Garner’s Usage Tip of the Day: trek, n.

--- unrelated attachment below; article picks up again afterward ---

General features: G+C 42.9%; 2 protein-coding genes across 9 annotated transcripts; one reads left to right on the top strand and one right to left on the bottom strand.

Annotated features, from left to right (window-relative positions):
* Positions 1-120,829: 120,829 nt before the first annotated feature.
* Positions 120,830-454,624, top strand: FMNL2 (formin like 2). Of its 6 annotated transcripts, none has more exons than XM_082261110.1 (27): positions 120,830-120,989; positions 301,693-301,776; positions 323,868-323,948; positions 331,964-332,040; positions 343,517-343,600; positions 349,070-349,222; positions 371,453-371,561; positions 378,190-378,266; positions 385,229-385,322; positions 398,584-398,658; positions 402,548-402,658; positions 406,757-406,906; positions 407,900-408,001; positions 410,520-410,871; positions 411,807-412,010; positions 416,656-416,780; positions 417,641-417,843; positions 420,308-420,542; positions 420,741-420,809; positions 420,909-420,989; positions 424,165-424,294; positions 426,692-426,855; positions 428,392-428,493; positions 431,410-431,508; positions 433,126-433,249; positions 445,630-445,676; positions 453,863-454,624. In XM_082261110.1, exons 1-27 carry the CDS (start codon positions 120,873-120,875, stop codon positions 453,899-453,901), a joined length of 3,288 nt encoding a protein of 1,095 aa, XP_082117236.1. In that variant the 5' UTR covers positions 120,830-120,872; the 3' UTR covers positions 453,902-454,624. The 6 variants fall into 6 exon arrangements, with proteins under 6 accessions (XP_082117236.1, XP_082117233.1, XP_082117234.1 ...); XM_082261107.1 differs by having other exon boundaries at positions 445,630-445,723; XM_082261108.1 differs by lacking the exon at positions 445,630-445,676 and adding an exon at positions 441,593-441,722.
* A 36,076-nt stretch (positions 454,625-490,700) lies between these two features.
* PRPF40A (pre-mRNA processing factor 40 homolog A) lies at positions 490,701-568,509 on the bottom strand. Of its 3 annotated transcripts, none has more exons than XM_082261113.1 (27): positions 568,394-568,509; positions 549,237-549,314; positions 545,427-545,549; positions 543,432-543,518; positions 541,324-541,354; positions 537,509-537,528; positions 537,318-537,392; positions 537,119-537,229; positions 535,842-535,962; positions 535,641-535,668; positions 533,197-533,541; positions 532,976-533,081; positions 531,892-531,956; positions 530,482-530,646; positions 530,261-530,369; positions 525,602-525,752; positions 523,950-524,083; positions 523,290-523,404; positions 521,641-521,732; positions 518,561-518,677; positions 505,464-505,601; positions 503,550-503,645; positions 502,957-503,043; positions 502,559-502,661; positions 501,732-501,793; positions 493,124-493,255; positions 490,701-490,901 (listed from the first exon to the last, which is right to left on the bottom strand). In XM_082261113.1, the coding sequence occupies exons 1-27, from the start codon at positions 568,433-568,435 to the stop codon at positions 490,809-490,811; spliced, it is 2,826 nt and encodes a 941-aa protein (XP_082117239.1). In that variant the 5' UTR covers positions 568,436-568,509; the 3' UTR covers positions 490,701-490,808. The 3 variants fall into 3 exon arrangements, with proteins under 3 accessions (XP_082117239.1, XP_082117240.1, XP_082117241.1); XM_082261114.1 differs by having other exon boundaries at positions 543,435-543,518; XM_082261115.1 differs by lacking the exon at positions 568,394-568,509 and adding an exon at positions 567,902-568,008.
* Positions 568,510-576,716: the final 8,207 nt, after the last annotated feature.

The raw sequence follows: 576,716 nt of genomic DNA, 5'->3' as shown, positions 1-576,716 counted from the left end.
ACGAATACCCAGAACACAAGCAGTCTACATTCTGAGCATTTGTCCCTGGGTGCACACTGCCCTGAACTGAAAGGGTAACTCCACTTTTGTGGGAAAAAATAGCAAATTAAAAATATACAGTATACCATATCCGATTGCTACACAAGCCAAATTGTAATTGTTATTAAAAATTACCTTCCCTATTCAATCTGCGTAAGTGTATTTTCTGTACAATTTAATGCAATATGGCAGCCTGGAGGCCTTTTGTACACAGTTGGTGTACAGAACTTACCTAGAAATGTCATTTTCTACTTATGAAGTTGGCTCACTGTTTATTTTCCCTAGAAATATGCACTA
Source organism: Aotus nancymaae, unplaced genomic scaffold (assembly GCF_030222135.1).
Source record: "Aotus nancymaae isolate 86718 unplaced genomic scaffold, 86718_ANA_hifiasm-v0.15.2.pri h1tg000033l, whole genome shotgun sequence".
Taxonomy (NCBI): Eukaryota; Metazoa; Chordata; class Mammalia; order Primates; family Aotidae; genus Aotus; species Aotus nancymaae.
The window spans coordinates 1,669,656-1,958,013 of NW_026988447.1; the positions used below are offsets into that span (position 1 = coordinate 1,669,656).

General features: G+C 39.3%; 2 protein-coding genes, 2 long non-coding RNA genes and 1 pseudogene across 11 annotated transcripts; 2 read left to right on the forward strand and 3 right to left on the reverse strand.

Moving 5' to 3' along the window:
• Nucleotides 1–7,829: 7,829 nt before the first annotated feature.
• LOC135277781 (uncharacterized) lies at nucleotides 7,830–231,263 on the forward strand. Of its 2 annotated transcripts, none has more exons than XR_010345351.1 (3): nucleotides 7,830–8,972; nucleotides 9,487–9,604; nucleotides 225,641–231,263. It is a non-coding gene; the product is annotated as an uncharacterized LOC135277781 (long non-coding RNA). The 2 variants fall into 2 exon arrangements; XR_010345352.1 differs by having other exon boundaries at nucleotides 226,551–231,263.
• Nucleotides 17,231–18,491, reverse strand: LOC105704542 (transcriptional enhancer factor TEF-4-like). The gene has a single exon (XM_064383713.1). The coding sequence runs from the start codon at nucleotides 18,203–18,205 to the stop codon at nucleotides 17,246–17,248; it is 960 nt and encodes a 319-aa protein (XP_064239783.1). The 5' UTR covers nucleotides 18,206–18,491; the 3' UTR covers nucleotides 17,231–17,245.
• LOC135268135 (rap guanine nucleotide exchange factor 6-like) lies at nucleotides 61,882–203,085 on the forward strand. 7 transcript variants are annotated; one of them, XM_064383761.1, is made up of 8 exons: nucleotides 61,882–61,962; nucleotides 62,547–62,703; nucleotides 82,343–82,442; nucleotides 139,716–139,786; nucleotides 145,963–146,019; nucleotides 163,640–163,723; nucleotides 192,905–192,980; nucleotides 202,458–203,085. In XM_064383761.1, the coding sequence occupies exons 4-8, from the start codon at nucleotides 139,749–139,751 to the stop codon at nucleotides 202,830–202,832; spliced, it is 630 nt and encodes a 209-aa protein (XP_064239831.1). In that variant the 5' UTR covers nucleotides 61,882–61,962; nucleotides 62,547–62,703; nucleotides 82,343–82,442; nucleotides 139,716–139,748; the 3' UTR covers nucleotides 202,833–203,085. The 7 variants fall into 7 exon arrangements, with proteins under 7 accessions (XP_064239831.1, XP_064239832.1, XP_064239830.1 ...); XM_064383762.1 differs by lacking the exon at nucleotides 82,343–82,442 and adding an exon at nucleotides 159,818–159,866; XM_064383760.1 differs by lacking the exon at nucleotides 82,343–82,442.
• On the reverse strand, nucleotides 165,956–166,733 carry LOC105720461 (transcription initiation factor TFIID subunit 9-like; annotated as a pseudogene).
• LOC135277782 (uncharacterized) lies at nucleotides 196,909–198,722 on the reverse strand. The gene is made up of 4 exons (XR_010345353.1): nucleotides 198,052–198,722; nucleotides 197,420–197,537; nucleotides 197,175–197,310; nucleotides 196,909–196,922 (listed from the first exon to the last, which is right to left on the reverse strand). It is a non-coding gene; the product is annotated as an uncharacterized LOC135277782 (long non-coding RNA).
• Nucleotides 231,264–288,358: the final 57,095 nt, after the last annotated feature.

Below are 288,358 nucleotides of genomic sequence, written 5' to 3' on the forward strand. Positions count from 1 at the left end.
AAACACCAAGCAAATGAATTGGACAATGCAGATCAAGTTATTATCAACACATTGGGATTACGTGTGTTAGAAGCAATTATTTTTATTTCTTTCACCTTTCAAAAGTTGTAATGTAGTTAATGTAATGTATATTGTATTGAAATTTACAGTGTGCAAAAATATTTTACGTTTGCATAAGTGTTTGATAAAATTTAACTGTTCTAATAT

trek, n. “Trek” derives from the Dutch “trekken” (= “to march or travel”). It’s occasionally misspelled *”treck” — e.g.: o “Jordan Pond is a good spot to begin your mountain-bike treck [read ‘trek’] northward past Eagle Lake to Bar Harbor.” Judith Wynn, “Work of Art,” Boston Herald, 7 Aug. 1997, at 52. o “Hawaii’s many trails are great, and none is finer than the volcanic trecks [read ‘treks’] around Kilauea on the Big Island.” Zeke Wigglesworth, “The Best of Hawaii, for First-Timers,” Austin Am.-Statesman, 24 Aug. 1997, at E1. As a verb, “trek” makes “trekked” and “trekking.” But the misspelling occurs with the verb as well — e.g.: o “Trecking [read ‘Trekking’] through rice paddies to check out reports of beatings one day, . . . the Americans aren’t even sure how far their new jurisdiction extends.” Andrew Selsky, “With Haitian Police Gone, U.S. Troops Become Cops,” Orange County Register, 2 Oct. 1994, at A13. o “On Thursday, while some of his colleagues were trecking [read ‘trekking’] north to Hamilton Park, the Carsons were making their first trip to Slimbridge.” Tony Stafford, “Success Breeds Success for a Real Winner,” Sunday Telegraph, 14 Apr. 1996, at 5. Language-Change Index — *”trecking” for “trekking”: Stage 1. *Invariably inferior form. For information about the Language-Change Index click here. ——————– Quotation of the Day: “What most people don’t realize is that one ‘which’ leads to another. . . . Your inveterate whicher . . . is not welcome in the best company. James Thurber, “Ladies’ and Gentlemen’s Guide to Modern English Usage,” in The Ways of Language: A Reader 142, 143 (Raymond J. Pflug ed., 1967).
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